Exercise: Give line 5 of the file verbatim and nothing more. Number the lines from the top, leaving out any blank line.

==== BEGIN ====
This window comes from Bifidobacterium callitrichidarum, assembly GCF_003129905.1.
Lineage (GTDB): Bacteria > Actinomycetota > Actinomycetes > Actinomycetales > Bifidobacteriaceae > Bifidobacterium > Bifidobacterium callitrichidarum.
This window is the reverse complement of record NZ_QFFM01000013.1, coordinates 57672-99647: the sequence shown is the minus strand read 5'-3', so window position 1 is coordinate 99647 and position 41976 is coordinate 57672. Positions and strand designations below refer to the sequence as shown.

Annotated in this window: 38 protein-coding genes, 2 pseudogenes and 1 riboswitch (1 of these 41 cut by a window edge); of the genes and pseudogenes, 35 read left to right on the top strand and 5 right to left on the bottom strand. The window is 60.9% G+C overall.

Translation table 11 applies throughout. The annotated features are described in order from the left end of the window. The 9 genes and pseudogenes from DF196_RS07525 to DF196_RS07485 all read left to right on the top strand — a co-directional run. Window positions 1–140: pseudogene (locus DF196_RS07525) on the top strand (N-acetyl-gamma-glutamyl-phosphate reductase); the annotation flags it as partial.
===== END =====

Translation table 11 applies throughout. The annotated features are described in order from the left end of the window. The 9 genes and pseudogenes from DF196_RS07525 to DF196_RS07485 all read left to right on the top strand — a co-directional run. Window positions 1–140: pseudogene (locus DF196_RS07525) on the top strand (N-acetyl-gamma-glutamyl-phosphate reductase); the annotation flags it as partial.